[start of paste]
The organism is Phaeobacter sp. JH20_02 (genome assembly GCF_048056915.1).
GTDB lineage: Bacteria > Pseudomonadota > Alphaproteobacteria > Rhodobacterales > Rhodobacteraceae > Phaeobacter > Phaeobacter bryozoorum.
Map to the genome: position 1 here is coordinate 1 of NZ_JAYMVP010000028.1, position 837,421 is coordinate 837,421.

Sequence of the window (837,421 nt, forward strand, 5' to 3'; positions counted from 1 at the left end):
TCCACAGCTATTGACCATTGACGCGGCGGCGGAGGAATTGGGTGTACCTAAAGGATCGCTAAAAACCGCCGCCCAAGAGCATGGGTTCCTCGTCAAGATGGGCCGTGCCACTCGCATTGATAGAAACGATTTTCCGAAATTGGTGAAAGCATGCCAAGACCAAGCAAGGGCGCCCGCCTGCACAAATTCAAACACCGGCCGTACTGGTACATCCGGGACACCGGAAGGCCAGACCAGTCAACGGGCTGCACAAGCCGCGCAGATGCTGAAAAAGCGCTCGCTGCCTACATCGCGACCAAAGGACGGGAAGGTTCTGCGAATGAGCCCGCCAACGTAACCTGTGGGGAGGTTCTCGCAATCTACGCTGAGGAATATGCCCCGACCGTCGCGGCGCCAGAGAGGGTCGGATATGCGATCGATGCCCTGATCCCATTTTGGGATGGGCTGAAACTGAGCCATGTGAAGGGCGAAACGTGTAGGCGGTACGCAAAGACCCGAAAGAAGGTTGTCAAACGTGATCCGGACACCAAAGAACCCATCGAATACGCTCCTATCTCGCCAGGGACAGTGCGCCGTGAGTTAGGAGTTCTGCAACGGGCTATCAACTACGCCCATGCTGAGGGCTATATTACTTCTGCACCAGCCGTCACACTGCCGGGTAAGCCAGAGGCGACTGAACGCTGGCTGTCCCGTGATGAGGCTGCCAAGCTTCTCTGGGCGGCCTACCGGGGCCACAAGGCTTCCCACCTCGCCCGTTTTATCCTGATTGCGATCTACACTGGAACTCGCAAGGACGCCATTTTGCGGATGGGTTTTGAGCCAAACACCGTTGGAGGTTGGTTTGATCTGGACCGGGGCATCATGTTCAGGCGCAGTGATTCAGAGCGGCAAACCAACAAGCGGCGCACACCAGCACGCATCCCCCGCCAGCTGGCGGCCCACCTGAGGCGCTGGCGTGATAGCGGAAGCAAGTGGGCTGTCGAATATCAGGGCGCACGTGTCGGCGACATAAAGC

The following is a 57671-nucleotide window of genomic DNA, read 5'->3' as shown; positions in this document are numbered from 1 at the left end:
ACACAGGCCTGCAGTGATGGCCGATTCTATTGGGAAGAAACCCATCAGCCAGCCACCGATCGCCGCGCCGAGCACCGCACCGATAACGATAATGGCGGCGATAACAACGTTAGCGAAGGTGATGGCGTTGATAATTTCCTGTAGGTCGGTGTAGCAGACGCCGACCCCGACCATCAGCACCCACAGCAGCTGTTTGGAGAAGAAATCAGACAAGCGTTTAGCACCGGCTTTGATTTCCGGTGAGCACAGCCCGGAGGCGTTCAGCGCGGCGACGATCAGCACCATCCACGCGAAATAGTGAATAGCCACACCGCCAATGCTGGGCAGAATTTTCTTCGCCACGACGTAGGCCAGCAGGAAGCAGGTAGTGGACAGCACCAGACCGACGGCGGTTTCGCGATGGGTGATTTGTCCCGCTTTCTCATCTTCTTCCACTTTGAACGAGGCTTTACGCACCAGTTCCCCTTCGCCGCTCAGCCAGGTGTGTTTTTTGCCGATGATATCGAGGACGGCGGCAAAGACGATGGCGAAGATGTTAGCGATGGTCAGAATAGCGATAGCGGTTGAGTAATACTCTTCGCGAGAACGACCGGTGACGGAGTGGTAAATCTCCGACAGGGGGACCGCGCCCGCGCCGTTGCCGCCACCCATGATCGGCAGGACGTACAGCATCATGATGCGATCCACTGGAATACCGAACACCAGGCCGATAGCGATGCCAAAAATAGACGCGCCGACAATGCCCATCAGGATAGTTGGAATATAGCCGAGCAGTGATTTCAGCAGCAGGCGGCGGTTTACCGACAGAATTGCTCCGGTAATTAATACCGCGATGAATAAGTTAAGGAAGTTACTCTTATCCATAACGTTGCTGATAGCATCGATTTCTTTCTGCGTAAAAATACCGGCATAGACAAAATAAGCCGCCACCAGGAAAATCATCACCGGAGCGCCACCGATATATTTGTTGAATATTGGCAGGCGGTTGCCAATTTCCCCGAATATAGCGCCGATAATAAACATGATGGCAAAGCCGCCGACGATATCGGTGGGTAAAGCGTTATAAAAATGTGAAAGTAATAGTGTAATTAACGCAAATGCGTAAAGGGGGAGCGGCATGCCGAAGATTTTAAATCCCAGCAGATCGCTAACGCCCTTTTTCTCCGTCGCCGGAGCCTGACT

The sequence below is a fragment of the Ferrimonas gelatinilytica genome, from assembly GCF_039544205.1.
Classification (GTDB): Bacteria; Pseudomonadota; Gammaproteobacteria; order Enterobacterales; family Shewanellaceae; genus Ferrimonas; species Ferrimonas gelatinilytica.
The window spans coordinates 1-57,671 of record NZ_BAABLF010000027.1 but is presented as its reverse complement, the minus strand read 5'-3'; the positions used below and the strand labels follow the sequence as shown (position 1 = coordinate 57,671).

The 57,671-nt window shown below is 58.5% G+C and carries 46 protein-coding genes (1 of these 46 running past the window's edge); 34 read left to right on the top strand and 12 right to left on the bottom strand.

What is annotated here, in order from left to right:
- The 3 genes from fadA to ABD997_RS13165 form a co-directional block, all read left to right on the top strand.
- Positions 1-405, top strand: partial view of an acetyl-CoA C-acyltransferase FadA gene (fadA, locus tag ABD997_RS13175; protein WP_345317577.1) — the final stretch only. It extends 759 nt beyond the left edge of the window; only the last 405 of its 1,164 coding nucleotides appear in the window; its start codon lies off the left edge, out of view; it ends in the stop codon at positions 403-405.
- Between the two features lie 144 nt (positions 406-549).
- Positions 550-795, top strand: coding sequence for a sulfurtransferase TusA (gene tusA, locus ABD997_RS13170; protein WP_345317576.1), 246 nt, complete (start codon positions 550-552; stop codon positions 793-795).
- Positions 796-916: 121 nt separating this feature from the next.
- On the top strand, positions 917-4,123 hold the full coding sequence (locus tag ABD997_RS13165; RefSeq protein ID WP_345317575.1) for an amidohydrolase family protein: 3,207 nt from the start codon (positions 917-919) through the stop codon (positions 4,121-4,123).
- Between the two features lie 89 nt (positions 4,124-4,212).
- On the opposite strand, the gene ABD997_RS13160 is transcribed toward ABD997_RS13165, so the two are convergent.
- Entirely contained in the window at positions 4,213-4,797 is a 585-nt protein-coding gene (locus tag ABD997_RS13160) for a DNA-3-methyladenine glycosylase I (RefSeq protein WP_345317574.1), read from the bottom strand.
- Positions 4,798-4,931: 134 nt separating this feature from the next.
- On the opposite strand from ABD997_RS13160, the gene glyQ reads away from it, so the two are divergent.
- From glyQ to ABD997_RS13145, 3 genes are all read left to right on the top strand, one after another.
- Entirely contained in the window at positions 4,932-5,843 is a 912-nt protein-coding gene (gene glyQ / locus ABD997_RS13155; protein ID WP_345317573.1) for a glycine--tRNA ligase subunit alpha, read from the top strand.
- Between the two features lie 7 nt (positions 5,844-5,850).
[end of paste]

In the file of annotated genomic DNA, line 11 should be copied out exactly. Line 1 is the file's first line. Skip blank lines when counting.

The 57,671-nt window shown below is 58.5% G+C and carries 46 protein-coding genes (1 of these 46 running past the window's edge); 34 read left to right on the top strand and 12 right to left on the bottom strand.